Diversity is good, so they say.
Care for an example?
If you are investing in a portfolio of stock, you will probably want a degree of diversity that will act as a shock absorber in case of economic turbulences. The same holds true for ecological systems: biodiversity protects against single pathogens or pests that a monoculture would be defenseless against.
Having said that, over-diversification has its own pitfalls: if you over-diversify your portfolio, your return on investment may no longer be viable. A garden in which one is attempting to create habitat with too great a bio-diversity may in actual fact become less attractive. So, for example, planting three purple milkweed plants amongst many other species in a garden might attract some Monarch butterflies, but planting three dozen of them is much more likely to do so. Planting one or two turtlehead plants might attract a Baltimore checkerspot butterfly, but planting a hundred square feet of turtlehead is much more likely to be an attractant. Therefore, in a nutshell, planting a little bit of everything does not in itself ensure the creation of viable habitat.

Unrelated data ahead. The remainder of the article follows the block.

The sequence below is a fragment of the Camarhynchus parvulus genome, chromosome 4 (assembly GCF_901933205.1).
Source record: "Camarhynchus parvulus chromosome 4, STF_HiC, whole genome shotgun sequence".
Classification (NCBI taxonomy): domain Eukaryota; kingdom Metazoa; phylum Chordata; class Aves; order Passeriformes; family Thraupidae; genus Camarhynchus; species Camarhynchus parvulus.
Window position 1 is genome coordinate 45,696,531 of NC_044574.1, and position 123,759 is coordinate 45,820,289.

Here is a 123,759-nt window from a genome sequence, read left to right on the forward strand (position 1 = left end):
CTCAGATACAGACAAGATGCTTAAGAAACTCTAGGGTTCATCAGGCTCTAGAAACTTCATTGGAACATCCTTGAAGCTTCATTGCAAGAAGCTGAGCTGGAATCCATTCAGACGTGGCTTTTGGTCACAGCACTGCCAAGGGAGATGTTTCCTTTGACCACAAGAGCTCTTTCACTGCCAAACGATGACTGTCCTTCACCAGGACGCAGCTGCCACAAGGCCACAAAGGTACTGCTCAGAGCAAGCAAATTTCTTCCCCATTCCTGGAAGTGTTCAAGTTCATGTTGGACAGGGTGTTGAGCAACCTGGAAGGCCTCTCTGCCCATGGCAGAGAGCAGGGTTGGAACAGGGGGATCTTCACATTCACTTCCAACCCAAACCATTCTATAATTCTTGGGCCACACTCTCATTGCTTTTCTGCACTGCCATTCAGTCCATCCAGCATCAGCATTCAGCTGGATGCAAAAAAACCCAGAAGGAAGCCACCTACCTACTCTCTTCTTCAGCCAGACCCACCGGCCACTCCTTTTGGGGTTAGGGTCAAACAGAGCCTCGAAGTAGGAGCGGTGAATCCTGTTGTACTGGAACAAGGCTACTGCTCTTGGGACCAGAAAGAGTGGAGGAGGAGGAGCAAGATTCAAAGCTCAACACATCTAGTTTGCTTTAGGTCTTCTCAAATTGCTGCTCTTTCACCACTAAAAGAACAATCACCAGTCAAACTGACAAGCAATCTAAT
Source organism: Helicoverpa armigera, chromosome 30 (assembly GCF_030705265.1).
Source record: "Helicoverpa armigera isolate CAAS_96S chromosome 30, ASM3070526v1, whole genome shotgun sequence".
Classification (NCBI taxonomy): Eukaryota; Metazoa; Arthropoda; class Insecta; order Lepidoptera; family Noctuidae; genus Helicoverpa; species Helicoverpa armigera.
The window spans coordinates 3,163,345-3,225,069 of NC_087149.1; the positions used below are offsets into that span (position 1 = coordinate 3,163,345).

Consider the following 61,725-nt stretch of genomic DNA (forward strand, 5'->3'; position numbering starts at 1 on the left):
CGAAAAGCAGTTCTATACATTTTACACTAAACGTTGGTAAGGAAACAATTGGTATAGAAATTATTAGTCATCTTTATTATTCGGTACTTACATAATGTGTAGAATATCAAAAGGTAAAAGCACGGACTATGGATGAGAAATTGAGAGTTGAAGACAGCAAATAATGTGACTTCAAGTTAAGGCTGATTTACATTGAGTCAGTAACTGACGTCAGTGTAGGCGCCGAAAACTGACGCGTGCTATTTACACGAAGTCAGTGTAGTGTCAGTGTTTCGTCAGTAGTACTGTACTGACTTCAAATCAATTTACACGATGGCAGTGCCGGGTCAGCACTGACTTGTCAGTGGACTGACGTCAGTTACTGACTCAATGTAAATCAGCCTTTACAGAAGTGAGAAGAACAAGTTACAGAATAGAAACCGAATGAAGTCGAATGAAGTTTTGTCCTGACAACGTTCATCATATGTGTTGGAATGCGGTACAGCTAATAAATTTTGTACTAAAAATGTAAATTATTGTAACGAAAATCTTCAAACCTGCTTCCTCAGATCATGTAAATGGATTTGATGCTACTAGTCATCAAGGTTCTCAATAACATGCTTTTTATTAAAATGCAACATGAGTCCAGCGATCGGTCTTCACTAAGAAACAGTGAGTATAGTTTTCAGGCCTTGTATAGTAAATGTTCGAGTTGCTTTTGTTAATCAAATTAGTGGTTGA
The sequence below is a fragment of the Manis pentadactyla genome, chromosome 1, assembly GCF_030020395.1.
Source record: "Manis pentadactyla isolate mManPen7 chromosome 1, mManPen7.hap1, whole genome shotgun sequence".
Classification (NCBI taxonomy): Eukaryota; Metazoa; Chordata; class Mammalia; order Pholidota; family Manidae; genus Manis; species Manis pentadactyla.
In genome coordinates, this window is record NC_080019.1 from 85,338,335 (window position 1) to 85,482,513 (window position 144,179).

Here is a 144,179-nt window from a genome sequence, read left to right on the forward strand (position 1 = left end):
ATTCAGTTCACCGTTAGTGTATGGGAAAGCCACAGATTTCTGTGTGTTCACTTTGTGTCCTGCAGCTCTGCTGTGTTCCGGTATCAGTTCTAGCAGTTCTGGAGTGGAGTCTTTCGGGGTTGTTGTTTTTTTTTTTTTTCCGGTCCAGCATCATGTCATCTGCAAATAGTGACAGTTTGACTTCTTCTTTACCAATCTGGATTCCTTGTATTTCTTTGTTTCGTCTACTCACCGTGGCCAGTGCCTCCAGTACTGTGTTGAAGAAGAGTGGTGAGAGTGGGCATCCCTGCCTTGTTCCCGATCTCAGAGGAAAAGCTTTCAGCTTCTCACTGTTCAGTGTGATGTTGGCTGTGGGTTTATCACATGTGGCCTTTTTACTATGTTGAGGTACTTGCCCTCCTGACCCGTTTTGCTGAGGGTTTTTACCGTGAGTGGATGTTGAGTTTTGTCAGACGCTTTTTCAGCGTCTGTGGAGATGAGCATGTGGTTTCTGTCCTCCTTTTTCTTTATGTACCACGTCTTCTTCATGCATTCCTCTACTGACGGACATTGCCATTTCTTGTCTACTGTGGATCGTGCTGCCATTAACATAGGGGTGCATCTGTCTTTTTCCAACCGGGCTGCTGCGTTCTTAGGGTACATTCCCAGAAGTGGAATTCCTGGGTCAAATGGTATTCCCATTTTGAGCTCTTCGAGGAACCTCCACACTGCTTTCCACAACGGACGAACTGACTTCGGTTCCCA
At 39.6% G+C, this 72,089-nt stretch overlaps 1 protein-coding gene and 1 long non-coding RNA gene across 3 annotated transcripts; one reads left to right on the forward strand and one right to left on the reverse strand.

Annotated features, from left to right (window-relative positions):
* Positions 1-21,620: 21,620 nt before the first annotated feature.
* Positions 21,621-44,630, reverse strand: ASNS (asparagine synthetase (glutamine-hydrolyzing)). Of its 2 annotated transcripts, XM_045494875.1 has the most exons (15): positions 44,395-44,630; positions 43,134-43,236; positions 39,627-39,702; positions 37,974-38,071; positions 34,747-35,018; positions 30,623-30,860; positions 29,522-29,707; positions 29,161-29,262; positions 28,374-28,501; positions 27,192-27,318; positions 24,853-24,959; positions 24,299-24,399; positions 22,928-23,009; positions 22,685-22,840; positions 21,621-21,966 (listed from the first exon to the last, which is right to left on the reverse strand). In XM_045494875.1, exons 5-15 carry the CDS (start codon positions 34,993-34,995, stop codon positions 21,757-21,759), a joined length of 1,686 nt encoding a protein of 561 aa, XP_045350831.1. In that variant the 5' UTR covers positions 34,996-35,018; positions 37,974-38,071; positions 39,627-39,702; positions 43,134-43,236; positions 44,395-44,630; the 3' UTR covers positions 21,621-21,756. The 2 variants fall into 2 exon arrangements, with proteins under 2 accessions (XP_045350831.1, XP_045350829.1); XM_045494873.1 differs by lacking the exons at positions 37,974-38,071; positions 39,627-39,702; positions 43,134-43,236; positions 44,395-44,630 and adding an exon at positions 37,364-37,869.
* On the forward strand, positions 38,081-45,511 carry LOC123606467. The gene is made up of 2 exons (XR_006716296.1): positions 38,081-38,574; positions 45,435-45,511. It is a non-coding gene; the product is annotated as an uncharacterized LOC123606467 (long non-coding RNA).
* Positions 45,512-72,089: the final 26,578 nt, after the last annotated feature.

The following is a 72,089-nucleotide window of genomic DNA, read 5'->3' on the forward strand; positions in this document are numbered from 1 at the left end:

So, as is true so often, there is a sweet spot in the balance between too little and too much diversity.
Why am I rattling on about butterflies and stock portfolios – both topics about which I really do not have much of a clue (none whatsoever, in fact)? Well, here in my world of tree climbing, I believe that we face a similar dilemma when it comes to the diversity we are encountering in ascent systems. During courses and workshops I have started focussing on the variations of ascent configurations that people bring along – and guess what?